The activist's words and deeds inspire an opera.

The last words of Columbus activist-poet MarShawn McCarrel captured the attention of New York musician Joe Young. “My demons won today. I'm sorry,” the 23-year-old McCarrel wrote on his Facebook page in February 2016 shortly before taking his own life on the steps of the Ohio Statehouse.

“That was just a powerful and chilling thing to read,” says Young, an Army reservist who teaches resilience to soldiers and is studying to earn a master's degree in musical composition. “In a matter of minutes I was in a rabbit hole of reading his poetry and learning all these wonderful things he'd done for his community.”

A year later, Young found a way to tell the story of McCarrel's life by writing an opera. “MarShawn,” a production in just seven scenes, made its world debut in May on the stage at New York's Hunter College. With a libretto drawn almost entirely from McCarrel's poems and social media posts, the opera recounts how McCarrel started writing, traveled to national poetry competitions, founded a volunteer initiative to offer free lunches on the West Side and was honored for his work as a community organizer in the Black Lives Matter movement.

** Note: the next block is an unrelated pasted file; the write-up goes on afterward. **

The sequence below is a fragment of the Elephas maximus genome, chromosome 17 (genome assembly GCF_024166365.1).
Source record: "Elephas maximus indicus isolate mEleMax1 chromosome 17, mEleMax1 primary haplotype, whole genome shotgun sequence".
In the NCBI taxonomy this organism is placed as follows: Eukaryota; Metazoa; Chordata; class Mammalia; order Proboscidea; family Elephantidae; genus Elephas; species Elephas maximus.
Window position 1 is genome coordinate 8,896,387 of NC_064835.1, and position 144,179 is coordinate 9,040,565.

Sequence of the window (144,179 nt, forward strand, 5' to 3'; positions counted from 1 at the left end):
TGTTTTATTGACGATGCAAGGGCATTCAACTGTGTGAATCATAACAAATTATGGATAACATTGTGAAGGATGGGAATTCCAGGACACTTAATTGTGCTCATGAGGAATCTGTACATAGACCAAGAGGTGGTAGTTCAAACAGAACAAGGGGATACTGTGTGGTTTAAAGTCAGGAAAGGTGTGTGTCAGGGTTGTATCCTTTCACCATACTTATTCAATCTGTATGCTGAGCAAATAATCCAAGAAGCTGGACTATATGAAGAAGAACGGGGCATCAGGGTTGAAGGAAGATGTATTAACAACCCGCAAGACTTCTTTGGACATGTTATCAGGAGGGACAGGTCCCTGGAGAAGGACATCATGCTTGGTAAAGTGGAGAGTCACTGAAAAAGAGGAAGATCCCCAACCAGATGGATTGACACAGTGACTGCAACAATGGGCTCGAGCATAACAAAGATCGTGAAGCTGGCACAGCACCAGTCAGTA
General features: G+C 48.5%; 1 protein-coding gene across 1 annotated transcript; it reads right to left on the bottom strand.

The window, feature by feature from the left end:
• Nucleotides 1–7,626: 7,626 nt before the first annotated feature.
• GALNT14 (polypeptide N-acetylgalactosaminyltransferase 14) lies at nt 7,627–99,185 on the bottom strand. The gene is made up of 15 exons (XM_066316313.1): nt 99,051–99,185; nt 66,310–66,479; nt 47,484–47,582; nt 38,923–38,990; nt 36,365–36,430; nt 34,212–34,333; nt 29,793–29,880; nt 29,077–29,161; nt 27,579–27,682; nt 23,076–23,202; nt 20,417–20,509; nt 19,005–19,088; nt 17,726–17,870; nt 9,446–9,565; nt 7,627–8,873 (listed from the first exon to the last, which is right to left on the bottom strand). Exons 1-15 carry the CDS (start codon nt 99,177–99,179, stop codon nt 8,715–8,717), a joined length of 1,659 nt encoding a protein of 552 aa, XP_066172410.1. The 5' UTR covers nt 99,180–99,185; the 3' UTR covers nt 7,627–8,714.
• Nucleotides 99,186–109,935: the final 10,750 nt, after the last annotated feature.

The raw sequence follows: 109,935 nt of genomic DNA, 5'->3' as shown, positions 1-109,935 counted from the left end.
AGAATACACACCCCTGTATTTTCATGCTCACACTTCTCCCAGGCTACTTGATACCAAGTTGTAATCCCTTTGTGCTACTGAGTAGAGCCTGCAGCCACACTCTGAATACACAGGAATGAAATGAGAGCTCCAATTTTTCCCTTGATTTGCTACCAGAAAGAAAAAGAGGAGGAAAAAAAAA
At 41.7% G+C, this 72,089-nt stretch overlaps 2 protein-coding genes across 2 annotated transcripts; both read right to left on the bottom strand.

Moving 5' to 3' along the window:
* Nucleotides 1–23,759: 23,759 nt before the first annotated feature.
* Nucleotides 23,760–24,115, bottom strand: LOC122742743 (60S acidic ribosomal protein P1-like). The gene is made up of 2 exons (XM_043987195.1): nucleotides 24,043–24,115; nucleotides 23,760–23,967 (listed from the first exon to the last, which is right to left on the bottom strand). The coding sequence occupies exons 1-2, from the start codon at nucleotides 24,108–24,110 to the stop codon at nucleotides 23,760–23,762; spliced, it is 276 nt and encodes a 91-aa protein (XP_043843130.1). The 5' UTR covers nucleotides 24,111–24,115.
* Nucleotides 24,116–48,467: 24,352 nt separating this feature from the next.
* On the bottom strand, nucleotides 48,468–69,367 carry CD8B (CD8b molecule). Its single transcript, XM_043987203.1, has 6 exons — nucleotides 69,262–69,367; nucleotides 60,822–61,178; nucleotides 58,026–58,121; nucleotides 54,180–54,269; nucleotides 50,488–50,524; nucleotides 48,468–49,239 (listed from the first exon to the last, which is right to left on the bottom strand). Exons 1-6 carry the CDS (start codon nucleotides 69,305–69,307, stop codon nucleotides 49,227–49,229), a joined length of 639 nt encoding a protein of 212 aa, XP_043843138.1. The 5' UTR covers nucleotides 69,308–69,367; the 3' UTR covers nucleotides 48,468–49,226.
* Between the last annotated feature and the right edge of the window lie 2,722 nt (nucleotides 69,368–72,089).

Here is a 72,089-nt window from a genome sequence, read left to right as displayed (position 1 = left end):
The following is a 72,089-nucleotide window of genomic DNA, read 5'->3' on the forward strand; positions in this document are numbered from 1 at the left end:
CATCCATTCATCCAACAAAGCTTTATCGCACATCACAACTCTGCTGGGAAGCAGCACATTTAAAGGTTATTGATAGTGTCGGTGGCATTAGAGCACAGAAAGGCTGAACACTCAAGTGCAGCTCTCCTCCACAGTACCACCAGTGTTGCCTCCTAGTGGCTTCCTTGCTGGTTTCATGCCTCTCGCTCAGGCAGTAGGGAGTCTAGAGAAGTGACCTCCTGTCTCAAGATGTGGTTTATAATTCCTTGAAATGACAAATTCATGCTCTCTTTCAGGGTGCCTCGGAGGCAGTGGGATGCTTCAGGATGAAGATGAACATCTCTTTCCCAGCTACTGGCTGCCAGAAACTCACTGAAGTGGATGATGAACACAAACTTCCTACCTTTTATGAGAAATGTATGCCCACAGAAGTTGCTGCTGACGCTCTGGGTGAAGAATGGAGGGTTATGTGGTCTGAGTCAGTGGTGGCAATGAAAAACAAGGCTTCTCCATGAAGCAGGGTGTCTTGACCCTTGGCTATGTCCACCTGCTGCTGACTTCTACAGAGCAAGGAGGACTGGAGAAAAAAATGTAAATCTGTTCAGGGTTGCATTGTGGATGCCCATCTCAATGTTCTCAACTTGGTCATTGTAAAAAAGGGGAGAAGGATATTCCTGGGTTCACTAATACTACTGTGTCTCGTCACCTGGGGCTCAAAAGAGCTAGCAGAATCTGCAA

Young expressed the entwined optimism and sadness of McCarrel's life, which was covered in an October 2016 Columbus Monthly feature story, by using the same musical motif for the tweet that opens the opera—“All everyone needs is love”—and the tragic Facebook post that closes it.

“I didn't want people to first remember him as the person who took his life,” says Young. “I'd rather have people know him as this amazing person who did so much for his community and was so talented … and second, who suffered stresses from activism that led to him taking his life.”

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